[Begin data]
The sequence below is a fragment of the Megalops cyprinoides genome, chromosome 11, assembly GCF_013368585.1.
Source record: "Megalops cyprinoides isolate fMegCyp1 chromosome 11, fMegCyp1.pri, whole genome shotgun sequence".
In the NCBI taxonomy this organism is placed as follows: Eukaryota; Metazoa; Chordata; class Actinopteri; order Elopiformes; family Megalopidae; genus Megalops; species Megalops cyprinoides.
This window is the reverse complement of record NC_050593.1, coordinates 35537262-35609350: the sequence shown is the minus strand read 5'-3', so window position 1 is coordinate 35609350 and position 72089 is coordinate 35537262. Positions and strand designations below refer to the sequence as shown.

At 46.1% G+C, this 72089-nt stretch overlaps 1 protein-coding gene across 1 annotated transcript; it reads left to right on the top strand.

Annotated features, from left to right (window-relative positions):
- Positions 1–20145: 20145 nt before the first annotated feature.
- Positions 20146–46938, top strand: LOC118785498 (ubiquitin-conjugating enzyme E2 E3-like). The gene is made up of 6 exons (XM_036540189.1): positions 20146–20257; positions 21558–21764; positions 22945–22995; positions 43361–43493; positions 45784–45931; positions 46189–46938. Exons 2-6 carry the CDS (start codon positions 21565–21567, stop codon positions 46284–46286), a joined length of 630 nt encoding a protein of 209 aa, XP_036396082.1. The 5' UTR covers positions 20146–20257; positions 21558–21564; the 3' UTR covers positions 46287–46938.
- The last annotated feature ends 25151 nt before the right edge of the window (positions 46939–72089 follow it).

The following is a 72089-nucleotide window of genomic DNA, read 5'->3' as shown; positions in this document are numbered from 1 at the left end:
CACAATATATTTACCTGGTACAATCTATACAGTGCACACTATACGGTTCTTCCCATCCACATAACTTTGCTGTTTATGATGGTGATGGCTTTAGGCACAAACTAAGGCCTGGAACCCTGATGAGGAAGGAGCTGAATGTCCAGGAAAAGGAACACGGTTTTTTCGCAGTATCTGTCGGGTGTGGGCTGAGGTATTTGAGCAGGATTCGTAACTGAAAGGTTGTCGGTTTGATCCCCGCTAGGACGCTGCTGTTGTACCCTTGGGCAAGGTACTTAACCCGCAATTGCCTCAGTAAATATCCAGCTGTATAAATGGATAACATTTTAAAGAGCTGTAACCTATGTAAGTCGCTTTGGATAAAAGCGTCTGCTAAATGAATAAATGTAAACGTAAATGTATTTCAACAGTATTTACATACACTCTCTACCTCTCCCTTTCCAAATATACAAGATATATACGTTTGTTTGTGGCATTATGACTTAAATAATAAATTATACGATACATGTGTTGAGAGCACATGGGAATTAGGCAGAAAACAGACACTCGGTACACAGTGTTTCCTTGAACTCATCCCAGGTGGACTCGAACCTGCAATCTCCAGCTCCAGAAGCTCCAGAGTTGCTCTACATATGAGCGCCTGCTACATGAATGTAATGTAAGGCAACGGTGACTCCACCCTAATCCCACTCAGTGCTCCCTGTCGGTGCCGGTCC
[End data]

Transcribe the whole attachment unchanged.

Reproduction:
The sequence below is a fragment of the Megalops cyprinoides genome, chromosome 11, assembly GCF_013368585.1.
Source record: "Megalops cyprinoides isolate fMegCyp1 chromosome 11, fMegCyp1.pri, whole genome shotgun sequence".
In the NCBI taxonomy this organism is placed as follows: Eukaryota; Metazoa; Chordata; class Actinopteri; order Elopiformes; family Megalopidae; genus Megalops; species Megalops cyprinoides.
This window is the reverse complement of record NC_050593.1, coordinates 35537262-35609350: the sequence shown is the minus strand read 5'-3', so window position 1 is coordinate 35609350 and position 72089 is coordinate 35537262. Positions and strand designations below refer to the sequence as shown.

At 46.1% G+C, this 72089-nt stretch overlaps 1 protein-coding gene across 1 annotated transcript; it reads left to right on the top strand.

Annotated features, from left to right (window-relative positions):
- Positions 1–20145: 20145 nt before the first annotated feature.
- Positions 20146–46938, top strand: LOC118785498 (ubiquitin-conjugating enzyme E2 E3-like). The gene is made up of 6 exons (XM_036540189.1): positions 20146–20257; positions 21558–21764; positions 22945–22995; positions 43361–43493; positions 45784–45931; positions 46189–46938. Exons 2-6 carry the CDS (start codon positions 21565–21567, stop codon positions 46284–46286), a joined length of 630 nt encoding a protein of 209 aa, XP_036396082.1. The 5' UTR covers positions 20146–20257; positions 21558–21564; the 3' UTR covers positions 46287–46938.
- The last annotated feature ends 25151 nt before the right edge of the window (positions 46939–72089 follow it).

The following is a 72089-nucleotide window of genomic DNA, read 5'->3' as shown; positions in this document are numbered from 1 at the left end:
CACAATATATTTACCTGGTACAATCTATACAGTGCACACTATACGGTTCTTCCCATCCACATAACTTTGCTGTTTATGATGGTGATGGCTTTAGGCACAAACTAAGGCCTGGAACCCTGATGAGGAAGGAGCTGAATGTCCAGGAAAAGGAACACGGTTTTTTCGCAGTATCTGTCGGGTGTGGGCTGAGGTATTTGAGCAGGATTCGTAACTGAAAGGTTGTCGGTTTGATCCCCGCTAGGACGCTGCTGTTGTACCCTTGGGCAAGGTACTTAACCCGCAATTGCCTCAGTAAATATCCAGCTGTATAAATGGATAACATTTTAAAGAGCTGTAACCTATGTAAGTCGCTTTGGATAAAAGCGTCTGCTAAATGAATAAATGTAAACGTAAATGTATTTCAACAGTATTTACATACACTCTCTACCTCTCCCTTTCCAAATATACAAGATATATACGTTTGTTTGTGGCATTATGACTTAAATAATAAATTATACGATACATGTGTTGAGAGCACATGGGAATTAGGCAGAAAACAGACACTCGGTACACAGTGTTTCCTTGAACTCATCCCAGGTGGACTCGAACCTGCAATCTCCAGCTCCAGAAGCTCCAGAGTTGCTCTACATATGAGCGCCTGCTACATGAATGTAATGTAAGGCAACGGTGACTCCACCCTAATCCCACTCAGTGCTCCCTGTCGGTGCCGGTCC